Thankfully, we had a certified EMT on staff, and he was on the scene almost immediately, assessing the situation, and ready to provide whatever assistance was deemed necessary. Within moments, sirens blared and a highly dramatic element was added to the already complex carpool hour. Soon fire engines were lined up alongside the building and frantic first responders converged on the site, prepared to confront the aftermath of a horrific accident with a potentially unthinkable outcome.
However, in what can only be attributed to pure hashgacha pratis, the child suffered only minor injuries. Miraculously, the part of the wall where he was pushed into the building was the only piece of wall that was constructed of drywall (covered with stucco), rather than brick or concrete.
Incredibly, the stucco cushioned the boy, and the false wall absorbed the bulk of the blow. One of his legs was broken, but otherwise the young student escaped virtually unscathed.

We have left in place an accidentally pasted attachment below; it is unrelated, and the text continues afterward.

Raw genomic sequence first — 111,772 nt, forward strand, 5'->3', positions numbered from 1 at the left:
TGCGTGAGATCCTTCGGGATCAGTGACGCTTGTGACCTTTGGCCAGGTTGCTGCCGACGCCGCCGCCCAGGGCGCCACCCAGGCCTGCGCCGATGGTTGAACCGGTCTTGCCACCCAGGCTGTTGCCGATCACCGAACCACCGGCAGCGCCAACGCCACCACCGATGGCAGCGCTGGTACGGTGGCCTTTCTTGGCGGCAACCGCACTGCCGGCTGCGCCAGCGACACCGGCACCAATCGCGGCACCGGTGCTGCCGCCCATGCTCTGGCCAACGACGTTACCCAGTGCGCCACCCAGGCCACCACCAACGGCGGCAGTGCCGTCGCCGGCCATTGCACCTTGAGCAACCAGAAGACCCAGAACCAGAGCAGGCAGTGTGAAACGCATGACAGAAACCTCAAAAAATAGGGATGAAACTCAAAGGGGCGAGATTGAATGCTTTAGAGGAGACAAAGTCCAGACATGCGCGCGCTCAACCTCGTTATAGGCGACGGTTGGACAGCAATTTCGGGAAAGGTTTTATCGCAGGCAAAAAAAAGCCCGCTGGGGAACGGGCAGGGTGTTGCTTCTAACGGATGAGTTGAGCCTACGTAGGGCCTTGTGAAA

He became quite the celebrity for a while, as other students vied for an opportunity to steer his wheelchair and assist him with daily tasks. Baruch Hashem, within a few months, he was fit as a fiddle, with quite a tale to tell.
That building no longer stands on that unique corner straddling two distinct neighborhoods. In its place a humongous, modernistic structure commands attention and admiration from passersby.
However, for those of us who were present on that long-ago “Snow Day” that location shall forever live on in our collective memory as the place where we were privileged to experience an undisputed miracle from On High.